The Cause of Suffering: The Kleshas
The Buddha says life is suffering; both the ancient yogis and the Buddhists point to the kleshas as the causes of our suffering. These “afflictions” distort our mind and our perceptions effecting how we think, act and feel. The five main kleshas vary in intensity on our psyche, from being inconsequential in their effect to utter blindness. The kleshas not only create suffering, but are said to bind us to the endless cycle of birth and rebirth, and thus preventing us from achieving enlightenment.
Avidya (ignorance) is the misconception of our true reality, believing that the temporary is eternal, the impure is the pure, and pleasure to be painful. This false representation of reality is the root klesha and produces the four others.
Asmita (I-am-ness) is the identification of ourselves with our ego. We create a self-image of ourselves that we believe is us, but it is not us. This self-image can contain both external (I am poor) and internal (I am a bad person) false projections. We become trapped within the projections we have created of our life.
Raga (attachment) is the attraction for things that bring satisfaction to oneself. Our desire for pleasurable experiences creates mindless actions and blind sighted vision. When we cannot obtain what we desire, we suffer. When we do obtain what we desire, our feelings of pleasure soon fade and we begin our search for pleasure again, becoming trapped in a endless cycle.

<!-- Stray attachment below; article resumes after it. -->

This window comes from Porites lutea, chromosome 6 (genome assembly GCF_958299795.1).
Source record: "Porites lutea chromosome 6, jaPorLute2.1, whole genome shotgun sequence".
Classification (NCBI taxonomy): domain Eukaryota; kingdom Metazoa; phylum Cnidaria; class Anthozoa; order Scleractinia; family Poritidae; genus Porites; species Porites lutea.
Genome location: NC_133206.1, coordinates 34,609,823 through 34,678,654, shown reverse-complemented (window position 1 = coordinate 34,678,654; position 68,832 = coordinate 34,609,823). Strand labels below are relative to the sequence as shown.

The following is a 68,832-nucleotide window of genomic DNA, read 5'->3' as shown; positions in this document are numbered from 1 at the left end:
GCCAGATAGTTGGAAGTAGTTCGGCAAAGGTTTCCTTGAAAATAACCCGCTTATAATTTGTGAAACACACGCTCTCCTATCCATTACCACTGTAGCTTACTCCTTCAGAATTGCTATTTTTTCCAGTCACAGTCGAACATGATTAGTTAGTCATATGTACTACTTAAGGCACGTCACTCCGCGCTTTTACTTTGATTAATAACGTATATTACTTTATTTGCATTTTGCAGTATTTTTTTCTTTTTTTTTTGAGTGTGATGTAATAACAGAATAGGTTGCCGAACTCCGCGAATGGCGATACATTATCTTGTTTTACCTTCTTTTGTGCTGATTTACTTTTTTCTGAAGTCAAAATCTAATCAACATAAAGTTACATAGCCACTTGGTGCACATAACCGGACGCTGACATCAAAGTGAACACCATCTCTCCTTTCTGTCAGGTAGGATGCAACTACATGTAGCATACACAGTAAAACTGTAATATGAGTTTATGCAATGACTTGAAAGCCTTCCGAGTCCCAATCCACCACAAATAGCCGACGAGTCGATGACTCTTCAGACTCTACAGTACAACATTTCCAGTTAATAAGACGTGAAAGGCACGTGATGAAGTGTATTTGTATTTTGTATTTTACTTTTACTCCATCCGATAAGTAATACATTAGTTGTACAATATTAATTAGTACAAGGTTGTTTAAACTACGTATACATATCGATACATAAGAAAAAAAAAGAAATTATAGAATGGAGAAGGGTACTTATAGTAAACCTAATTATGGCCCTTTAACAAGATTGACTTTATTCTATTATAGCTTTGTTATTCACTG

Dvesha (repulsion) is the opposite of raga, aversion towards things that produce unpleasant experiences. If we cannot avoid the things we dislike, we suffer. Even thinking about unpleasant experiences produces suffering.
Abhinivesha (will to live) is the deepest and most universal klesha, remaining with us until our deaths. We know that one day we will indeed die, yet our fear of death is a deeply buried in our unconsciousness.
The first stage of working with the kleshas is to simply acknowledge them. Reflection promotes self-awareness, self-understanding and self-knowledge to uncover and see the kleshas and their roots as well as how they create suffering.
The direct opposition of concentration and other yogic techniques can counteract simple kleshas. Gross kleshas are overcome with meditation, tapas and seeking wisdom. Yogic techniques are said to burn away the impurities of the kleshas to purify the mind. By ridding ourselves of our kleshas, we are able to clearly see the reality of the world and our own true nature.